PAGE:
Last Saturday, I participated in a tiger hunt. These tigers are fearsome predators, pursuing their hapless victims with incredible speed, and I was armed not with a gun, but with my camera. Happily, however, the only danger I was in was that of sunburn. The tigers we were hunting were the five local members of the large tiger beetle family, Cicindelinae.
Taking a break from birding, I joined the Mile High Bug Club for a field trip to Lake Pueblo State Park, led by entomologist “Bug Eric” Eaton. Eight of us braved the unseasonably gorgeous day (sunny with a light breeze and highs in the mid-80s!) to hopefully find and photograph these fascinating insects.
I learned that the species we were hunting for tend to hang out in bare, sandy areas next to a stream or lake, which is why we aimed for the Osprey picnic area below Pueblo Dam. Their speed, combined with very competent flying skills, makes these beetles hard to photograph. The minute they see you approach, they take off! We quickly adopted a stealthy stalk, eyes peeled.
The first two species we encountered were the Oblique-lined Tiger Beetle (right), and the Bronze, or Beach, Tiger Beetle (above). Both of these are tan, and quite hard to see against the glaring sand we were hiking on. We went several rounds of, “Do you see it? There, but the rock. No, the pale rock. Yes, next to the dried grass. Do you see it?” but eventually everyone got a good look. Next thing you know, the photographers in the group were prone in the dirt, trying to get a good shot or two from beetle-eye-level.
The ground was quite warm, baking in the sun, and the beetles had raised themselves high on their spindly legs in an attempt at thermoregulation. The heat also sped them up, adding to the challenge.
It’s a good thing tiger beetles are small. They truly are aggressive, and they can reach impressive speeds for a creature only a half inch or so in length.
In fact, an Australian tiger beetle, Cicindela hudsoni, holds the record as the world’s fastest insect; it has been clocked at 5.6 miles per hour! Incredibly, tiger beetles run faster than their eyes can process images, so they’re literally running blind. They have to stop every so often to reorient themselves. In the meantime, they rely on their stalwart forelimbs to prevent collisions.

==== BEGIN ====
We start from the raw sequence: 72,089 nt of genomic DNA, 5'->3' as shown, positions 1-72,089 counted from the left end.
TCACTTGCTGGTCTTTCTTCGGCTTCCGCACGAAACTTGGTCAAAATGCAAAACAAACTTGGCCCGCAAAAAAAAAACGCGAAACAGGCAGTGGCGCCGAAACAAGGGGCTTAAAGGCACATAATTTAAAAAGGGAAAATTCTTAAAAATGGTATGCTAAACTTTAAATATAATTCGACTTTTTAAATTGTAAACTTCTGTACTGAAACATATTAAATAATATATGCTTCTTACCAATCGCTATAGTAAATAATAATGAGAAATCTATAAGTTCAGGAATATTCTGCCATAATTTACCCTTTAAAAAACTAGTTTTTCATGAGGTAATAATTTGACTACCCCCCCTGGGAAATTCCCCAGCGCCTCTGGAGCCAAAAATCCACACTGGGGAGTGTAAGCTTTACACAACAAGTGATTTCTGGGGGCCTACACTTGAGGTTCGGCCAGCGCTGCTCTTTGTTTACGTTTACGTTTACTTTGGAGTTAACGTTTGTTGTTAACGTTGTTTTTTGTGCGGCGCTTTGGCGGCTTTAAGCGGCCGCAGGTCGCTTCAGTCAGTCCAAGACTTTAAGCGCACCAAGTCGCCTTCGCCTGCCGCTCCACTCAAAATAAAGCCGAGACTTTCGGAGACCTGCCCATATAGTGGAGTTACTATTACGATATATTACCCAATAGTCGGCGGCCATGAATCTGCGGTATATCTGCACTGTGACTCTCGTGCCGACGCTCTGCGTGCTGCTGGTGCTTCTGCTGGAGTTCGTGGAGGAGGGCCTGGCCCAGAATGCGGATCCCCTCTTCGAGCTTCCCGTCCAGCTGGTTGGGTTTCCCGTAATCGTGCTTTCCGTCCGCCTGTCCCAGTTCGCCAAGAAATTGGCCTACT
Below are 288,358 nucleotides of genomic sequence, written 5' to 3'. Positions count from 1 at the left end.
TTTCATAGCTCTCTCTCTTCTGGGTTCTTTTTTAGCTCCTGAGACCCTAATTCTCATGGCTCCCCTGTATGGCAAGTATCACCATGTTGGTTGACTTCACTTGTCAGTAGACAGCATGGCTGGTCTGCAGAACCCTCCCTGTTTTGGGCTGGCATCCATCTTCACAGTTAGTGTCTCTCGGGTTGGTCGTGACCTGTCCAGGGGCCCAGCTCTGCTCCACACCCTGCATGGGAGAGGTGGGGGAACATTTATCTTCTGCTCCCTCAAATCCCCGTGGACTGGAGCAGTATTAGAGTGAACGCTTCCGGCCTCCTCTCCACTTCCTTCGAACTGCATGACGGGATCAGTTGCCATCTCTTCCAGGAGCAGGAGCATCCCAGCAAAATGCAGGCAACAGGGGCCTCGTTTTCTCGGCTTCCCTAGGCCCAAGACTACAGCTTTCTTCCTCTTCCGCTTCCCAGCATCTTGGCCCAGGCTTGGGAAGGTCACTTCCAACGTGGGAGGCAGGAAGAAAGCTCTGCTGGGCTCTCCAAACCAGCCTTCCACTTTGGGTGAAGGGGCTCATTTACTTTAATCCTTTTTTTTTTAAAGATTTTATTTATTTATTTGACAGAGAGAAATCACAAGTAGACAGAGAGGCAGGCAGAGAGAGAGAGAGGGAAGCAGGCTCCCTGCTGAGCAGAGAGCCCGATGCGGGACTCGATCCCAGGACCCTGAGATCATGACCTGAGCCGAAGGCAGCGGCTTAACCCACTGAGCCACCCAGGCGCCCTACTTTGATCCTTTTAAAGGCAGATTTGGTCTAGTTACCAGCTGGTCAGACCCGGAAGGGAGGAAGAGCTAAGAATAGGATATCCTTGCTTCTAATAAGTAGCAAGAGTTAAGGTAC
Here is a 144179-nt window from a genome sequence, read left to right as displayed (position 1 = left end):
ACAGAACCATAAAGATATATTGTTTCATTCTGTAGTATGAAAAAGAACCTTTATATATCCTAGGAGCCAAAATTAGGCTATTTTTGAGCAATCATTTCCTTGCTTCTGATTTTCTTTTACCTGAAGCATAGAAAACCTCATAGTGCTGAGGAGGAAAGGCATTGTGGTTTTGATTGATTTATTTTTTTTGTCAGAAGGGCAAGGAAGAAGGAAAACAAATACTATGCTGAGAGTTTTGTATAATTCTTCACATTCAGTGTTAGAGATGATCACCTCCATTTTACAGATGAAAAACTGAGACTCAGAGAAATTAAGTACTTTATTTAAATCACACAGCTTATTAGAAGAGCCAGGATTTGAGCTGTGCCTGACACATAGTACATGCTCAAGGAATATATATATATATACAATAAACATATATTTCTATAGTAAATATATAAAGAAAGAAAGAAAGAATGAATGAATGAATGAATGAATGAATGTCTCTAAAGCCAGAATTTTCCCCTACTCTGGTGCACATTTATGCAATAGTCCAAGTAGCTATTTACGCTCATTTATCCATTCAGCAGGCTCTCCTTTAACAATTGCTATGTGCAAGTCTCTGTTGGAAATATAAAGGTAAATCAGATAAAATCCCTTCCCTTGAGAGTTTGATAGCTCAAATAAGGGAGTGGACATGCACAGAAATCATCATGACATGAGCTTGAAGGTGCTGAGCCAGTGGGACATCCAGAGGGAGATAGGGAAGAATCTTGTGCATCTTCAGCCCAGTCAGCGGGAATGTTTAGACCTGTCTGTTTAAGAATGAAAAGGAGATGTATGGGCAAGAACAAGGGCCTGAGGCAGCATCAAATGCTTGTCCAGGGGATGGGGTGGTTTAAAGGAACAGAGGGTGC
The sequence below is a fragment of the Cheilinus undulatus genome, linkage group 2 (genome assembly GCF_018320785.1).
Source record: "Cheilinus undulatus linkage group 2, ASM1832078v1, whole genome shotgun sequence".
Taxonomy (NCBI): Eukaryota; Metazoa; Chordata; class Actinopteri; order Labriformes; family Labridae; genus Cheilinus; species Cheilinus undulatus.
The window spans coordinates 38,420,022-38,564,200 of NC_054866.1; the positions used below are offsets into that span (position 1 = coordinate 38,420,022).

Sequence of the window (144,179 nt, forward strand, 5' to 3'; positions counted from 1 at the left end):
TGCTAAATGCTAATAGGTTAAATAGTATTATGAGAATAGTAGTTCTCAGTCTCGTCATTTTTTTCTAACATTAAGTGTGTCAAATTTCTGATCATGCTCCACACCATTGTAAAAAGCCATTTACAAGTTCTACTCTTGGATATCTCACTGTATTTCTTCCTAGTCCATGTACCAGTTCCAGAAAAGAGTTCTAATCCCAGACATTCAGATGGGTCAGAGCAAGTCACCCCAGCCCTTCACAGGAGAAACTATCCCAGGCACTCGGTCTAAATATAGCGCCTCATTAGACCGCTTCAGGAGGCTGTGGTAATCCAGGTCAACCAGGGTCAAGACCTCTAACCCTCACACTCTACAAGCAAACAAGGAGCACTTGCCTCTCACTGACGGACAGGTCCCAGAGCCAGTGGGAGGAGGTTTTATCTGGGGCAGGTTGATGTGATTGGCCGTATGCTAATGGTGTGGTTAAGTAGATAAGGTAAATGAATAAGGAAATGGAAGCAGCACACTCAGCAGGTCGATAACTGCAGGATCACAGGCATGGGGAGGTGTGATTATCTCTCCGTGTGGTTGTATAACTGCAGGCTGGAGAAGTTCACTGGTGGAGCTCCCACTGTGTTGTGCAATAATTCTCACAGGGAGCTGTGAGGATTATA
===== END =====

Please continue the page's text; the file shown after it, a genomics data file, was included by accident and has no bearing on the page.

The mandibles of a tiger beetle resemble a pair of serious-looking scimitars with a couple of sharp daggers thrown in for good measure. These prominent blades are huge, especially compared to the size of the beetle.
Once a beetle has nabbed its prey, there is no escape. Those jaws can quickly slice and dice a victim into pieces. If the beetle is in a bigger hurry, it can douse its meal with digestive juices, so they can get a head start dissolving the prey. Then the beetle just has to suck up the resultant insect goop.
I was quite excited to realize that several of the Oblique-lined Beetles were paired up. Eric explained that the female has dents on either side of her carapace that exactly fit the males’ claspers. That’s an excellent way to ensure species fidelity! The coupled pairs were still mobile, but were sufficiently distracted that we were able to zoom in for some close-ups. At one point, I even noticed that a female was ovipositing (laying eggs), burying them in the loose soil.
Those eggs will hatch into larvae—grubs—that are also efficient predators. They dig small tunnels in the ground, then wait below for dinner to appear. When their oblivious victim happens by, the grub will lunge upward and close its mandibles around its victim, dragging it back into the tunnel to be dismembered and eaten.
Now that we had excellent views of the brown beetles, Eric led us up and away from the stream edge, hoping to spot the more colorful species. Sure enough—next up was the Green Claybank Tiger Beetle. “Green” doesn’t do it justice. The beetles, shining in the sun, reminded me of emeralds scattered along the path.
The last species I saw was the Festive Tiger Beetle. They have the same metallic, emerald-green head and thorax, but a red-orange carapace֮—very festive indeed.
There was one more species we hoped to see, the Splendid Tiger Beetle. It looks very similar to the Festive Tiger Beetle. Apparently some in the group saw it, but at the time they didn’t realize it was a different species.
That’s all right. I was pretty thrilled with the species I saw, and now I have an excuse to go back and try again. Who knew that we had wild tigers so close to home?